Jan 29, 2021 08:51 PM

Shanghai Should Establish Top Public Health School, Political Advisor Says

A child tries out an throat swab sampling robot at an exhibition in Beijing on Sept. 6.
A child tries out an throat swab sampling robot at an exhibition in Beijing on Sept. 6.

Shanghai should establish a university specializing in public health as part of efforts to plug a shortage of skilled medical practitioners in this field, said a senior member of the city’s political advisory body, just as China sees a resurgence in Covid-19 outbreaks a year into the pandemic.

Yao Jianjian, a member of the Shanghai Committee of the Chinese People’s Political Consultative Conference (CPPCC) proposed turning Shanghai University of Medicine and Health Sciences into the city’s first national-level public health institute.

The proposal to bolster trained public health professionals came after the Ministry of Education published a reply to the CPPCC’s proposal to strengthen recruitment. Since the pandemic broke out a year ago, universities have rushed to set up public health schools or expand existing facilities at institutions, such as Tsinghua University, Southern University of Science and Technology and Peking Union Medical College.

“Whether or not establishing a separate public health university is the best way needs to be tested by putting it into practice,” Li Liming, director of the Peking University’s Center for Public Health and Epidemic Preparedness and Response, told Caixin.

For the future development of China’s public health education structure, comprehensive measures such as setting up higher-level institutes and accelerating the combination of multiple disciplines would result in an integrated education system, said Li.

Among China’s 137 so-called Double First Class universities, which are being groomed to be world-class institutions by 2050 as part of a government tertiary education initiative, only 22 have public health schools, according to the Ministry of Education. Most of the leading public health institutes are in Beijing and Shanghai, with fewer in central and western regions.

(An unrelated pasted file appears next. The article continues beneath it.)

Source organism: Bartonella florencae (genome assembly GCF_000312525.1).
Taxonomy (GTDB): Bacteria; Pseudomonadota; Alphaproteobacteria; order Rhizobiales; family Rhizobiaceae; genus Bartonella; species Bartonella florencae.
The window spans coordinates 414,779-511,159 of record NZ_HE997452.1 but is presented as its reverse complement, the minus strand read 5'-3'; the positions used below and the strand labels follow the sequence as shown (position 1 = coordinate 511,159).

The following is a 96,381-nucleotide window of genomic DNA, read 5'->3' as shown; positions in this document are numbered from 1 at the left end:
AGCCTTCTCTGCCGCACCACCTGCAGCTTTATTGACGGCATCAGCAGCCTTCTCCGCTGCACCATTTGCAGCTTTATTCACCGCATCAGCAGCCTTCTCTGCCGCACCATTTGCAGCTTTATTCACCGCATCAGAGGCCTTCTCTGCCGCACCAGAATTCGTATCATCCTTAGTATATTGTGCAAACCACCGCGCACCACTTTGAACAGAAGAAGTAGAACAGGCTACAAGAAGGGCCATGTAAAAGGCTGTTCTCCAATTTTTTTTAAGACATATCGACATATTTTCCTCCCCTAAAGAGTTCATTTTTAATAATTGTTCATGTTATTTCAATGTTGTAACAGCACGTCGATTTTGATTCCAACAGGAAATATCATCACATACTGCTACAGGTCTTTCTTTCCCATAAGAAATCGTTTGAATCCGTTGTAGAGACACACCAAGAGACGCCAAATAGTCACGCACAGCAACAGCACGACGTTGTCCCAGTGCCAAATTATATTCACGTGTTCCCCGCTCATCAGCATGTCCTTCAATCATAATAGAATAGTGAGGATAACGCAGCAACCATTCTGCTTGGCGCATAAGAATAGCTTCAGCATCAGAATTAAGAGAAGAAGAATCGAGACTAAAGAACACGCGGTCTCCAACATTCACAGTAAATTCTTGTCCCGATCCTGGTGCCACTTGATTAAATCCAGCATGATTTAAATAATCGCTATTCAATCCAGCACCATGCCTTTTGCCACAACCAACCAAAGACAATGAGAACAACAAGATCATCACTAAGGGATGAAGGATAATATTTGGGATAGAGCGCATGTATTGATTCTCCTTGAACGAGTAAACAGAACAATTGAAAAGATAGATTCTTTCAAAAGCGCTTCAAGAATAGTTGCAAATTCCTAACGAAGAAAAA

“There should be representative public health institutes in different regions across the country so that the overall level of public health will be improved,” Li said.

Along with new institutes, plans to support postgraduate education in public health have also been ramped up. The Ministry of Education expressed support for the graduate enrollment schemes for 83 institutions, with the aim of doubling the admittance of students in public health related majors.

The Ministry of Education and the National Health Commission have already begun related reforms, with the Chinese Center for Disease Control and Prevention and 10 universities expanding the cultivation of students in the master’s program for public health and setting up the “Medicine+MPH” double major program, which focuses on real-life applications for public health.

Unlike the established clinical medicine education system, there is not an integrated education system for public health in China. Li suggested conducting professional training for public health and disease prevention, and organizing graduate internships in disease control centers and hospitals.

Contact editor Michael Bellart (

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